Back to the Future: The Paradoxical Revival of Aspirations for an Islamic State
Review of Constitutional Studies, Vol. 14, No. 1, 2009
19 Pages Posted: 5 Mar 2009 Last revised: 21 Aug 2009
Date Written: March 4, 2009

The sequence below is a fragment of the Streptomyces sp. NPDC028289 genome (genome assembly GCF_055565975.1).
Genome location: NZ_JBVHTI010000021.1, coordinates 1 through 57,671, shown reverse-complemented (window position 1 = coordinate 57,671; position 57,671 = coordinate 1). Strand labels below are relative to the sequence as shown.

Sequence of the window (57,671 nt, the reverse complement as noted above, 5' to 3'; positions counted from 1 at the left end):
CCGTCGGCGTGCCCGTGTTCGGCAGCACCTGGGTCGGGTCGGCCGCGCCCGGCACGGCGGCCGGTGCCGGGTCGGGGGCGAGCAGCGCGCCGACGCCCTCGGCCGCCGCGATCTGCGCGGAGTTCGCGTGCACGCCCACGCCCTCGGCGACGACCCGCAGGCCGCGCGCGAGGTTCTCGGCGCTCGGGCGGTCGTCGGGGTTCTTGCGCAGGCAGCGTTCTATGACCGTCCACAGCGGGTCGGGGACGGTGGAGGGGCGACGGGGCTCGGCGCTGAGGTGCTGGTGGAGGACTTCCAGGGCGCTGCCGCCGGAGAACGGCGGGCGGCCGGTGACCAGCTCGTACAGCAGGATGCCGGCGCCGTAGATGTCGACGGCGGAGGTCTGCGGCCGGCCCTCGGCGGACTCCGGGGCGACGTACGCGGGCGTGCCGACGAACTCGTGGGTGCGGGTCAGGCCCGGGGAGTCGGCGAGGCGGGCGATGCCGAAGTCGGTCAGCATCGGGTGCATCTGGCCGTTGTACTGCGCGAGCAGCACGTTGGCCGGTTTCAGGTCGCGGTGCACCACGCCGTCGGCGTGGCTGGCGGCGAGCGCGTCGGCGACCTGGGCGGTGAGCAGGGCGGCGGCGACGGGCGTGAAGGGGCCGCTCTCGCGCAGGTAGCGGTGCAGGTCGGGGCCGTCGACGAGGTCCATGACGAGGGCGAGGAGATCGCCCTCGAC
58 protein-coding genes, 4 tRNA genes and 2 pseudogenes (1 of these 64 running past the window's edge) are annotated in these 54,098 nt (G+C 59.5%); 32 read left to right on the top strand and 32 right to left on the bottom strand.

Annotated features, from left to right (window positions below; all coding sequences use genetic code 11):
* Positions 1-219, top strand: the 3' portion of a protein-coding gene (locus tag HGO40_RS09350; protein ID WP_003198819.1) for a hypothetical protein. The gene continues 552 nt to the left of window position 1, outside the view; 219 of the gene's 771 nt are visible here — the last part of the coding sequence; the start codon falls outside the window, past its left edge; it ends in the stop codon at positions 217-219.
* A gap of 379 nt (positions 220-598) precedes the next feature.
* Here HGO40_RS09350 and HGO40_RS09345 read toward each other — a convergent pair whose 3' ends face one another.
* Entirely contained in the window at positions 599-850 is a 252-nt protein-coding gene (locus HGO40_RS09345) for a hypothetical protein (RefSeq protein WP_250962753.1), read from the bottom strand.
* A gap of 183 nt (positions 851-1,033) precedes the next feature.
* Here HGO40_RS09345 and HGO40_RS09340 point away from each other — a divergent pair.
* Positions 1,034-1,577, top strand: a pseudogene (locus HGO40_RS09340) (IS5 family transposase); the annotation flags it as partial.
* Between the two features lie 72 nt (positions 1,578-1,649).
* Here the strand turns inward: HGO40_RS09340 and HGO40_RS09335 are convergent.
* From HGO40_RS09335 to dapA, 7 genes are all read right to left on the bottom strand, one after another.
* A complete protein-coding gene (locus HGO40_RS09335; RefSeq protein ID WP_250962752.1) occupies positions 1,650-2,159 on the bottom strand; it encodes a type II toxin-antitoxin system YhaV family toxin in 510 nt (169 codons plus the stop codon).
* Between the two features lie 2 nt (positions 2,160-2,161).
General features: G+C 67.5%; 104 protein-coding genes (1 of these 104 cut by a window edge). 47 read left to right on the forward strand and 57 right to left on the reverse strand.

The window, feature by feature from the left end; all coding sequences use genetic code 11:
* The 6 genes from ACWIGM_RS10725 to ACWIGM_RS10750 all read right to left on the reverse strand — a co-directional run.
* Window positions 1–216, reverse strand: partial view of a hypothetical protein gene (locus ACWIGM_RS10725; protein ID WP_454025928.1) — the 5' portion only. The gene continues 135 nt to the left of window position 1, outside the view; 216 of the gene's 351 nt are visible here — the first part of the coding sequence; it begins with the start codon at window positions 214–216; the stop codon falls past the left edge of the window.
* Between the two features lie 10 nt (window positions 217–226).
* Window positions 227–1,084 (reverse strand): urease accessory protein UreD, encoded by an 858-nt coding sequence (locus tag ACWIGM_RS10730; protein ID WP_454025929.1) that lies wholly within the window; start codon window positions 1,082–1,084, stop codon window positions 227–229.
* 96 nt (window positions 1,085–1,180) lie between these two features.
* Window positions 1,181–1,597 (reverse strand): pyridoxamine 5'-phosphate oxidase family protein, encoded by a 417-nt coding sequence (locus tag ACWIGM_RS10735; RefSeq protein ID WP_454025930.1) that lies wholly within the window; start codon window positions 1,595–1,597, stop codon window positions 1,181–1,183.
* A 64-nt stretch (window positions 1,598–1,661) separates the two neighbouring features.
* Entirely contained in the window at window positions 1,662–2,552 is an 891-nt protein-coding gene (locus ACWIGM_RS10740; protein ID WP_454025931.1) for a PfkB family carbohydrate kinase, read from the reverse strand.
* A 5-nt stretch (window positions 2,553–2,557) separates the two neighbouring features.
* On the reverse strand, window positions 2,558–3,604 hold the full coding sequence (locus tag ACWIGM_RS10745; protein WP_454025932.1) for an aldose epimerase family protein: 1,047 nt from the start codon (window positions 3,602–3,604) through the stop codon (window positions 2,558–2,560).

Noah Feldman's most recent publication seeks to explain the apparently paradoxical rise of grassroots political movements in the Islamic world (and especially the Arab Middle East) demanding the resurrection of an Islamic state, movements often broadly referred to as "Islamist." In a field that is dominated by specialists who usually write for specialists, his book is a welcome addition to the literature on the modern idea of an Islamic state. It gives a highly readable and accessible account of the history of Islamic law, its relationship to Islamic ideals of governance and why that history and those ideals remain relevant to large numbers of politically active Muslims in the modern world. Its policy recommendations, specifically, the need for the United States to engage positively with Islamic movements committed to the democratized version of Islamic law he describes may be controversial, but he argues for them with some force: a democratized version of Islamic law is being developed by indigenous Muslim elites that on its own terms can reasonably be viewed as a progressive development in the governance of those societies, and that to the extent such movements enjoy democratic legitimacy, U.S. opposition to their political success represents a betrayal of U.S. values, and potentially, U.S. interests as well. While features of his account of the classical Islamic state and the history of governance in the Arab/Islamic world in last 150 years are highly problematic (as discussed below), it nevertheless fills an important gap in the non-specialist literature on the history of the idea of an Islamic state.
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